Guards charged at rape case jail

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The Independent Online
HE WAS known as the Booty Bandit, and his fellow inmates at Corcoran State Prison in California quaked at the prospect of being assigned to share his cell. Wayne Robertson - standing a towering 6ft 3in and weighing 17 stone - was notorious as a serial rapist who would pounce on anyone who came into his reach.

According to his own account, the Booty Bandit was frequently called upon to "check" new inmates whom the prison staff had a reason to dislike. Far from being punished, he was given extra food and new tennis shoes for services rendered.

A slender Los Angeles gang member called Eddie Dillard reported to an internal inquiry how he was forced to share the Bandit's cell in 1993 and was raped repeatedly over a 36-hour period. When Dillard screamed for help, saying his life was in danger, the guards ignored him and one laughed in his face.

After years of prevarication, botched investigations and growing public scandal, some kind of justice is at last in motion to respond to the reports of shocking multiple brutality at Corcoran prison - brutality encompassing not just rape, but also systematic beatings of new inmates, staged gladiator- style fights between rival prisoners and the shooting of 50 inmates between 1989 and 1995.

A grand jury, examining the powerful testimony in the Eddie Dillard case, has just indicted five prison guards on charges of conspiracy to rape, an unexpected development since the case had been examined and dropped in the past on much the same evidence. And, following a separate FBI investigation, eight other guards are due to stand trial soon for the murder of Preston Tate, one of seven men felled by automatic gunfire during staged fights in the prison exercise yard.

These breakthroughs for investigators and prisoners' rights groups have had to be extracted like obstinate teeth from a prison establishment that operates under a heavy layer of secrecy, and enjoys considerable support from the state's political hierarchy.

Both Pete Wilson, California's outgoing governor, and Dan Lungren, the state attorney general, now campaigning to take over from Wilson in next month's elections, have faced allegations of staging a cover-up at Corcoran.

The Attorney General's Office launched two investigations into the maximum- security prison in the wake of the FBI probe, and a series of damning articles in the Los Angeles Times. But those investigations turned up next to nothing on the most damaging allegations, and ended up reprimanding just one officer - one of the whistle-blowers who set the investigations in motion.

State authorities claimed they were unable to break through the prison guards' code of silence, but some of their own investigators accused them of deliberate obstruction. This summer, Mr Lungren described insinuations of a whitewash as "a bunch of crap". After the latest indictments, he has been more circumspect, perhaps because of his date with the electorate, describing the guards' behaviour as "completely intolerable".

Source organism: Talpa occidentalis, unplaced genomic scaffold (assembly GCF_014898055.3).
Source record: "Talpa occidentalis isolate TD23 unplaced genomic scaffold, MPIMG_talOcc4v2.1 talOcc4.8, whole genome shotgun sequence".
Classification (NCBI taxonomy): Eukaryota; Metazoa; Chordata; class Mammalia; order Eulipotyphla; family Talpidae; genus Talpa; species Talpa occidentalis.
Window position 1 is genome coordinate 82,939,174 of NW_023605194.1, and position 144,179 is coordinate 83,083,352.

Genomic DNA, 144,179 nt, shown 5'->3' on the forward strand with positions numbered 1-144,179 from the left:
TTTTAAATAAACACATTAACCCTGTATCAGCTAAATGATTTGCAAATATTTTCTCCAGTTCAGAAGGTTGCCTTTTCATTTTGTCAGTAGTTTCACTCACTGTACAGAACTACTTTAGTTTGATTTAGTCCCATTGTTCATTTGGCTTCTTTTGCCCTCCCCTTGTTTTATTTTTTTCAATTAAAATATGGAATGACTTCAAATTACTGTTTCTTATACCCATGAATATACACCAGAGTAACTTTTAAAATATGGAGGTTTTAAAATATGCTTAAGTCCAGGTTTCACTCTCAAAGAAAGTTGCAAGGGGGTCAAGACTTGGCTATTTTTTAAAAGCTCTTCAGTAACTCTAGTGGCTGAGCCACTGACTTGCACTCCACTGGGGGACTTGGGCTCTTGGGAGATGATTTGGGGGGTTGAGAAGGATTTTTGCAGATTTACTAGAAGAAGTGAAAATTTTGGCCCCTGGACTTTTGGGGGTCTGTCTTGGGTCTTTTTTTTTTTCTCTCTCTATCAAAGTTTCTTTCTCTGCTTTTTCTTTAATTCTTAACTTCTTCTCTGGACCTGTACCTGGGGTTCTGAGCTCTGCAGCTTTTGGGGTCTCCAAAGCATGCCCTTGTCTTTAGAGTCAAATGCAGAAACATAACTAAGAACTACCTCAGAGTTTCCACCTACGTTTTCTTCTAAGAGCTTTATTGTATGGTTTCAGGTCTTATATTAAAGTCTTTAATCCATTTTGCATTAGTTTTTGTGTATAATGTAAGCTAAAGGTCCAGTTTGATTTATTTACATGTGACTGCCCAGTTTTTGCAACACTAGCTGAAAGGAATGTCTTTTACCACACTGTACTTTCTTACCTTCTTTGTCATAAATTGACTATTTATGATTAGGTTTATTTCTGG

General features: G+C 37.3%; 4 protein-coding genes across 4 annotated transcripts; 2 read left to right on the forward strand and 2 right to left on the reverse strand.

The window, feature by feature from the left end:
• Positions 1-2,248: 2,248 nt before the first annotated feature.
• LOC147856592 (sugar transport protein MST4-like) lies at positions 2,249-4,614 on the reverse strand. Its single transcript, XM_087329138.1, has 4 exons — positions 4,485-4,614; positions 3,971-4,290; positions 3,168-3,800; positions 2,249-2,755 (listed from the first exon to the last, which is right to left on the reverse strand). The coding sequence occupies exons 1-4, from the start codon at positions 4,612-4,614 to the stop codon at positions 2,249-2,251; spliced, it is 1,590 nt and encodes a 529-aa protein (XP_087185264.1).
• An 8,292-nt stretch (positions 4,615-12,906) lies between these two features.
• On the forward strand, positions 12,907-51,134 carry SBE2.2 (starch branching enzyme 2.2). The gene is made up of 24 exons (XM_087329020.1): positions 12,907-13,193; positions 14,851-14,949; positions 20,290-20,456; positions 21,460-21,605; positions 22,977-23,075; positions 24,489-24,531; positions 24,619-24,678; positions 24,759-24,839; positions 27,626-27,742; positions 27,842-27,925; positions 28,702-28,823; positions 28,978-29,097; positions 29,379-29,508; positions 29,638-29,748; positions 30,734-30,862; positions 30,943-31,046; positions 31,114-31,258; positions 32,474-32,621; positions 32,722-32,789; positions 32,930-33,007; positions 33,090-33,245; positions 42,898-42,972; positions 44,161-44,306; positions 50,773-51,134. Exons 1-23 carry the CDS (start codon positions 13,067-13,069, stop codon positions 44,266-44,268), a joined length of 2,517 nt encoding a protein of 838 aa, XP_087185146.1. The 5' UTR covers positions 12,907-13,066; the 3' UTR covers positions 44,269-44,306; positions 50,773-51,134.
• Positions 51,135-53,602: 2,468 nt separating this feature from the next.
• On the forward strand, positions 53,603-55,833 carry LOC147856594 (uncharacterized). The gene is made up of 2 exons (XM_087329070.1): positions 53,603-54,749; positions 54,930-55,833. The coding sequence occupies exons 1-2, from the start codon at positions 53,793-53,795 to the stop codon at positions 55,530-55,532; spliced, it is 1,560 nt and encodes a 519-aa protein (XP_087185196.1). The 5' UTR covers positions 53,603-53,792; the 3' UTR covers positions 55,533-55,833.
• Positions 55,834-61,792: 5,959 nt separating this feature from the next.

Corcoran has been a troublesome institution almost from the day it opened in the cotton fields near Fresno in 1988. Offering to house the inmates nobody else wanted - including Charles Manson and Sirhan Sirhan, Bobby Kennedy's assassin - the prison threw sworn enemies together in a so-called Secure Housing Unit.

Explosive confrontations between Crips and Bloods, between the Black Guerrilla Family and the Aryan Brotherhood, quickly led to violence. According to witnesses, the guards would engineer fights and end them by firing bullets from above the yard.

New inmates would be roughed up as they arrived at the gates in shackles. On one occasion, in 1995, several prisoners ended up with broken bones and shorn heads. One former prison guard, known as the Bonecrusher, has described how he would squeeze inmates' necks to the point of strangulation and greet them with: "Welcome to hell."

What makes the scandals at Corcoran particularly shocking is the seeming indifference of California's political leaders.

The prison has barely been mentioned in the campaign between Mr Lungren and his Democratic opponent, Gray Davis. And one of Governor Wilson's recent acts was to award prison guards a 12 per cent pay rise, at a time when other public sector salaries are frozen.

Behind such acts lies a campaign financing imperative: with new prisons springing up, the guards' union has donated more than $5m (pounds 3m) to candidates in the past nine years, $1m of which has gone to Wilson and Lungren.

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